How to Balance Calcium Hardness in Your Pool
Calcium Hardness is a blessing and a curse when it comes to managing your pool chemistry. Most of us are stuck with hard water from the get-go just because we live in cities with terrible water purification systems.
But, we have put together a comprehensive guide to help you navigate the water hardness situation and keep your pool as perfect as can be year-round.
What is Calcium Hardness?
Calcium hardness is the measurement of how hard or soft the water is in your pool. Hardness is the combination of calcium and magnesium particulates that are dissolved in your water. The ideal range for calcium hardness is between 150ppm – 400ppm.
Low Calcium Hardness
So, what happens if the water becomes, “too soft”? Yes, that is a thing! If the levels get too low, i.e. under 150ppm, your water becomes corrosive and can erode the tile grout and even start stripping your plaster surfaces.
You will even see pitting or etching starting to form on surfaces, such as stone or pool decking around any metal. So, look near pipes, ladders, lights, filters, etc.
The reason this happens is because the water naturally has a need for a specific range of calcium hardness and will try to balance itself out by taking it from whatever it touches. This means, it will pull the calcium from any connecting stonework, concrete, metals, grout, or whatever else may have calcium in it. That is what causes the destruction of those items.
How to Raise Calcium Hardness
This is pretty simple these days… just find yourself any calcium hardness increaser from the local retailer and dose according to its recommendations for your pool size.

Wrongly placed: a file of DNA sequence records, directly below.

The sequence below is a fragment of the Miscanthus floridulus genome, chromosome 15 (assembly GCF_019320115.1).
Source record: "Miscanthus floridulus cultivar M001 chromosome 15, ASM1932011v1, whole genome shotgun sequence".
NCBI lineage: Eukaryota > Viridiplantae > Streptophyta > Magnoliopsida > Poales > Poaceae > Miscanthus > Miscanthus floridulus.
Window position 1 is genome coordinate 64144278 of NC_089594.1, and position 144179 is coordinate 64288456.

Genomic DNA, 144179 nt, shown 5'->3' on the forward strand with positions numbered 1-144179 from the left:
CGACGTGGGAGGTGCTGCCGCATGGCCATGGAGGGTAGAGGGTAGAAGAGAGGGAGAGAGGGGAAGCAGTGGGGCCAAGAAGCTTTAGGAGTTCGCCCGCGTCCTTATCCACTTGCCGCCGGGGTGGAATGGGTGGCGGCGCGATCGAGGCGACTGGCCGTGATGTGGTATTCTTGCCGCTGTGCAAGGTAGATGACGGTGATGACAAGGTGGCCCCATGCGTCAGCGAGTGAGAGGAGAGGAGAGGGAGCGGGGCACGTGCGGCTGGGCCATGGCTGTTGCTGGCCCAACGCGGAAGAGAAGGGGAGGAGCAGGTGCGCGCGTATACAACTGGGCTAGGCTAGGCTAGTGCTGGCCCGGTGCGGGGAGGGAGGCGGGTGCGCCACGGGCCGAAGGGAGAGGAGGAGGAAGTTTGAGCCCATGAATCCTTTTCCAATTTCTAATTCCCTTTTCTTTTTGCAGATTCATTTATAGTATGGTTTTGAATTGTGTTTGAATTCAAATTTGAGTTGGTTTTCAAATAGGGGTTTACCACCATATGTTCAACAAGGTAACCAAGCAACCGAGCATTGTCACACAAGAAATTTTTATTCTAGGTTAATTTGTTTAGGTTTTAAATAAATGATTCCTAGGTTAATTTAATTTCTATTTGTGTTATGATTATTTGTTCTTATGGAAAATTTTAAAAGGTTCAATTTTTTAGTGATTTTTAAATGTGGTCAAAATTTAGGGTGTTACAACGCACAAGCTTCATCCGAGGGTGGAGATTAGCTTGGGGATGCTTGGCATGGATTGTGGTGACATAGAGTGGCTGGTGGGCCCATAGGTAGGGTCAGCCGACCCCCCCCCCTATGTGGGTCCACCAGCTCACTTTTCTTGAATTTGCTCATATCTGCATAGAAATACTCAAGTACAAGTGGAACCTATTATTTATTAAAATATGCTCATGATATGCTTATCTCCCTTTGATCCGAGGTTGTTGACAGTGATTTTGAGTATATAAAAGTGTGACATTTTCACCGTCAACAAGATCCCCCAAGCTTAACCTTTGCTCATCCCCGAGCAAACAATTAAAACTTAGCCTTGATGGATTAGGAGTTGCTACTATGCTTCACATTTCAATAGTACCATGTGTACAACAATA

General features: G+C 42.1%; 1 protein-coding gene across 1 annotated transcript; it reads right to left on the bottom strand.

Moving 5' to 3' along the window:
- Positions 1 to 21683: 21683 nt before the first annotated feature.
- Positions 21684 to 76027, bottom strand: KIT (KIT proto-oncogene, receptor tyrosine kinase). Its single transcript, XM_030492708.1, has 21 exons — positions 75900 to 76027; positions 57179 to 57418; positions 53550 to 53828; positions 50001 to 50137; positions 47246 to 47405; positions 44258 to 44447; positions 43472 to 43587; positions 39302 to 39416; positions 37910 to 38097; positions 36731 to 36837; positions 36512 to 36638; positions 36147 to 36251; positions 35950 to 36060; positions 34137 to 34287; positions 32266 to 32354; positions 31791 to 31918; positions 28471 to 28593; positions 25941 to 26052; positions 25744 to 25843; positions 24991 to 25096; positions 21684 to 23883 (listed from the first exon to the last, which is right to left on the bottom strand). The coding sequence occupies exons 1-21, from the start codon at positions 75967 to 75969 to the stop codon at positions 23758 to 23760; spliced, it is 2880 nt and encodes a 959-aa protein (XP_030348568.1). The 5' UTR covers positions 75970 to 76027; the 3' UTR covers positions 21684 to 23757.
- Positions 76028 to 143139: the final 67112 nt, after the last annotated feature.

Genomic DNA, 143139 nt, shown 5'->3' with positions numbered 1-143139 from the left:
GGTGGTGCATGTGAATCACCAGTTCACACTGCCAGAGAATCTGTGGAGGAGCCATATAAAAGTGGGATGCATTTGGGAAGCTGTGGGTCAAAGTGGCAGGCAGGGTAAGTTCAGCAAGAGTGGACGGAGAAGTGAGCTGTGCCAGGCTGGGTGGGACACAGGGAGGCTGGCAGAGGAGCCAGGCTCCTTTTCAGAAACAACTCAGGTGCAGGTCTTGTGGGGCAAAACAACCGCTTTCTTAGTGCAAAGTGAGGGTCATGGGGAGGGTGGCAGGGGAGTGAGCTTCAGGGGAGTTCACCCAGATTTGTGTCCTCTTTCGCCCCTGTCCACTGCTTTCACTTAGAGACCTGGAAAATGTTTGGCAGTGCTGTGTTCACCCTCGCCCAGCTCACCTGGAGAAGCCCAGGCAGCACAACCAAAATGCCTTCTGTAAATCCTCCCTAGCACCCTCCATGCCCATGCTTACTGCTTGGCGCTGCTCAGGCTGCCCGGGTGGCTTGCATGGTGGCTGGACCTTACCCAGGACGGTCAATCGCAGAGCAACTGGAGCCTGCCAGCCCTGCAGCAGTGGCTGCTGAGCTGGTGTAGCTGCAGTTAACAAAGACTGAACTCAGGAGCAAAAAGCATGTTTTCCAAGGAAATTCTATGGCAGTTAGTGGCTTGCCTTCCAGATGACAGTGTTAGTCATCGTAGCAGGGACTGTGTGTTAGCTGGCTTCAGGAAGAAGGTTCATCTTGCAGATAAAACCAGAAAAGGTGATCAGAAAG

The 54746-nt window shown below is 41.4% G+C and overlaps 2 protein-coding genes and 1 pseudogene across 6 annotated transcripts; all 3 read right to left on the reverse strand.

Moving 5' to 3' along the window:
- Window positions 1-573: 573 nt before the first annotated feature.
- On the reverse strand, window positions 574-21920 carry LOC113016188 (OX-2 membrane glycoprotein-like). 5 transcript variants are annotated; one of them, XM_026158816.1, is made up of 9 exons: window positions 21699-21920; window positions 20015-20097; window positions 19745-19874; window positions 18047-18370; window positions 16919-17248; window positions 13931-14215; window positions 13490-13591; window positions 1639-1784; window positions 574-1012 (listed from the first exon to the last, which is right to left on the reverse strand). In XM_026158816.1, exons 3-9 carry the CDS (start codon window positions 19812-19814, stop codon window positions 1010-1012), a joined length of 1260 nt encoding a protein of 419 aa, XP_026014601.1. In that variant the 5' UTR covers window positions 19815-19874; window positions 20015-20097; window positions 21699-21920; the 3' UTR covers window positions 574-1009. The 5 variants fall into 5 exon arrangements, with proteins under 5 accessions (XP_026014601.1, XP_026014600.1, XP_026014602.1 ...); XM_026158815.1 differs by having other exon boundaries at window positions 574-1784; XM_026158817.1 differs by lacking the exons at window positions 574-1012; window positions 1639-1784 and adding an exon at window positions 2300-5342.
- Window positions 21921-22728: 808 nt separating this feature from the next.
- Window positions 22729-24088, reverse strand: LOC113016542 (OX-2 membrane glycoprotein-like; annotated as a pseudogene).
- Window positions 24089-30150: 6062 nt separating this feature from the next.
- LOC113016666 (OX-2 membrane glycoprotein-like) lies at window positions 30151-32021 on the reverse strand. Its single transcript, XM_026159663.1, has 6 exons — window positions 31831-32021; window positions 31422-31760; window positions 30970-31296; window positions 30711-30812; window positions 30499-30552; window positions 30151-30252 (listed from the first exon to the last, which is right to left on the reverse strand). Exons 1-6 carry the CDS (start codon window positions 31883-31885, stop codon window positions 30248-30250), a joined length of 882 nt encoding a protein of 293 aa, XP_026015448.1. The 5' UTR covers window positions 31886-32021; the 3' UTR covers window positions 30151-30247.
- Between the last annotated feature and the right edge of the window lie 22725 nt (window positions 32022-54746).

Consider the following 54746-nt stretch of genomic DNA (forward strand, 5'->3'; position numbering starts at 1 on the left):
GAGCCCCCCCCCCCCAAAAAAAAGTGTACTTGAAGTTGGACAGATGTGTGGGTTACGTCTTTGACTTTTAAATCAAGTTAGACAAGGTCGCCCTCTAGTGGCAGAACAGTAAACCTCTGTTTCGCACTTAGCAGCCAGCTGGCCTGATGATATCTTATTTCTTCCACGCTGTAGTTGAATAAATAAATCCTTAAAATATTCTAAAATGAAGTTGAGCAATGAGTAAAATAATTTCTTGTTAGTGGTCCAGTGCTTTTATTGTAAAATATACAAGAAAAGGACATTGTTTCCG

High Calcium Hardness
High Calcium Hardness, AKA, “Hard Water” is in just about everyone’s home. So how do you know if you have Hard Water? Well, 85% of the United States has hard water, so it’s pretty darn common.
Especially, if you live in these Top 10 Cities
One grain per gallon (gpg) is equivalent to 17.14 parts per million (ppm).
|City||Grains/ Gallon||Hardness (PPM)|
|Kansas City, MO||8.3||142|
|Las Vegas, NV||16.5||282.5|
|Salt Lake City, UT||13||222.8|
|San Antonio, TX||16||273.9|
|San Jose, CA||18.6||320|
* Those are yearly averages.
The most common reason you see calcium hardness in pools is that just about every city in the United States has hard water, which can range up to more than 400 ppm, which is the top of the recommended range.
There are plenty of calcium and magnesium particulates in the water to begin with, allowing for the potential to start forming scale if your chemistry gets out of whack.
People might tell you the only option is to drain the pool if your water’s calcium hardness reads over 400 ppm, but it’s not necessarily the case. You can control these issues, even if you have the highest range of hard water.
For example, in the city of Minneapolis, the water measures 453 ppm right out of the hose, so draining is obviously not going to be the answer, because you literally just filled the pool. That being said…
Calcium Hardness Range for Pools
For reference, any water measured with over 3.5 grains of calcium and magnesium bicarbonates per gallon is deemed “hard water.”
Some cities have hard water that borders or exceeds the top of the recommended range right from the start, so be aware of your city water hardness levels to better prepare yourself on how to handle things.
To give you some reference points, we have measured hardness variations across multiple cities, and you can see below that they are all so very different: